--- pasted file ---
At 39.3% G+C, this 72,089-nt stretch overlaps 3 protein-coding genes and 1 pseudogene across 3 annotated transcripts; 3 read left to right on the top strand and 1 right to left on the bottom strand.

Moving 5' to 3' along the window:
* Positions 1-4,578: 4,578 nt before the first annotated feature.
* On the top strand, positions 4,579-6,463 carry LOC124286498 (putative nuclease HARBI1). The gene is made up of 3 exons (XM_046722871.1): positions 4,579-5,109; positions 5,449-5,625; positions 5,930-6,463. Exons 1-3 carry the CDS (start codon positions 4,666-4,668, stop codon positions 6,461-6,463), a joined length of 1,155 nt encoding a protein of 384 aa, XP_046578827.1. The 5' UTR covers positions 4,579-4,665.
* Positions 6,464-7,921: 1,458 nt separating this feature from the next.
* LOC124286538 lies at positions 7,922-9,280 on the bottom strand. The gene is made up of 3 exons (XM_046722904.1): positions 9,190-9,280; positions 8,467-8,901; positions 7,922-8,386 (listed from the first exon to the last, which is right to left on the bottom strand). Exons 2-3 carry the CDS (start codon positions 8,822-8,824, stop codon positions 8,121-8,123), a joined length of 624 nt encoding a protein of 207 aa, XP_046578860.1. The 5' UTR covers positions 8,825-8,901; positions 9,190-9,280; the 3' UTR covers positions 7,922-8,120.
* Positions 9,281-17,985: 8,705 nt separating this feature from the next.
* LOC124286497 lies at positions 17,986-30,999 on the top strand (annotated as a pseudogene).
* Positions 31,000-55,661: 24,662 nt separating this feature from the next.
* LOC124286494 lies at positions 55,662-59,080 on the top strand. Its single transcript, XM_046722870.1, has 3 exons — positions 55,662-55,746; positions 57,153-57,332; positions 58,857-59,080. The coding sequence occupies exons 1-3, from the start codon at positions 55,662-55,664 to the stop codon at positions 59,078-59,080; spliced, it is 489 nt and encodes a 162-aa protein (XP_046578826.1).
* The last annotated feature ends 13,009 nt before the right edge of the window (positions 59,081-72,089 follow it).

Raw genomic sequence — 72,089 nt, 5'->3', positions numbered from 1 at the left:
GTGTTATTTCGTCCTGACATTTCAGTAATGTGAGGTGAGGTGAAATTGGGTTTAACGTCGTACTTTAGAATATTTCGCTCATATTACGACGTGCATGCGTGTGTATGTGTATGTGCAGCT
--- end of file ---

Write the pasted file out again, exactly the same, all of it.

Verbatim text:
At 39.3% G+C, this 72,089-nt stretch overlaps 3 protein-coding genes and 1 pseudogene across 3 annotated transcripts; 3 read left to right on the top strand and 1 right to left on the bottom strand.

Moving 5' to 3' along the window:
* Positions 1-4,578: 4,578 nt before the first annotated feature.
* On the top strand, positions 4,579-6,463 carry LOC124286498 (putative nuclease HARBI1). The gene is made up of 3 exons (XM_046722871.1): positions 4,579-5,109; positions 5,449-5,625; positions 5,930-6,463. Exons 1-3 carry the CDS (start codon positions 4,666-4,668, stop codon positions 6,461-6,463), a joined length of 1,155 nt encoding a protein of 384 aa, XP_046578827.1. The 5' UTR covers positions 4,579-4,665.
* Positions 6,464-7,921: 1,458 nt separating this feature from the next.
* LOC124286538 lies at positions 7,922-9,280 on the bottom strand. The gene is made up of 3 exons (XM_046722904.1): positions 9,190-9,280; positions 8,467-8,901; positions 7,922-8,386 (listed from the first exon to the last, which is right to left on the bottom strand). Exons 2-3 carry the CDS (start codon positions 8,822-8,824, stop codon positions 8,121-8,123), a joined length of 624 nt encoding a protein of 207 aa, XP_046578860.1. The 5' UTR covers positions 8,825-8,901; positions 9,190-9,280; the 3' UTR covers positions 7,922-8,120.
* Positions 9,281-17,985: 8,705 nt separating this feature from the next.
* LOC124286497 lies at positions 17,986-30,999 on the top strand (annotated as a pseudogene).
* Positions 31,000-55,661: 24,662 nt separating this feature from the next.
* LOC124286494 lies at positions 55,662-59,080 on the top strand. Its single transcript, XM_046722870.1, has 3 exons — positions 55,662-55,746; positions 57,153-57,332; positions 58,857-59,080. The coding sequence occupies exons 1-3, from the start codon at positions 55,662-55,664 to the stop codon at positions 59,078-59,080; spliced, it is 489 nt and encodes a 162-aa protein (XP_046578826.1).
* The last annotated feature ends 13,009 nt before the right edge of the window (positions 59,081-72,089 follow it).

Raw genomic sequence — 72,089 nt, 5'->3', positions numbered from 1 at the left:
GTGTTATTTCGTCCTGACATTTCAGTAATGTGAGGTGAGGTGAAATTGGGTTTAACGTCGTACTTTAGAATATTTCGCTCATATTACGACGTGCATGCGTGTGTATGTGTATGTGCAGCT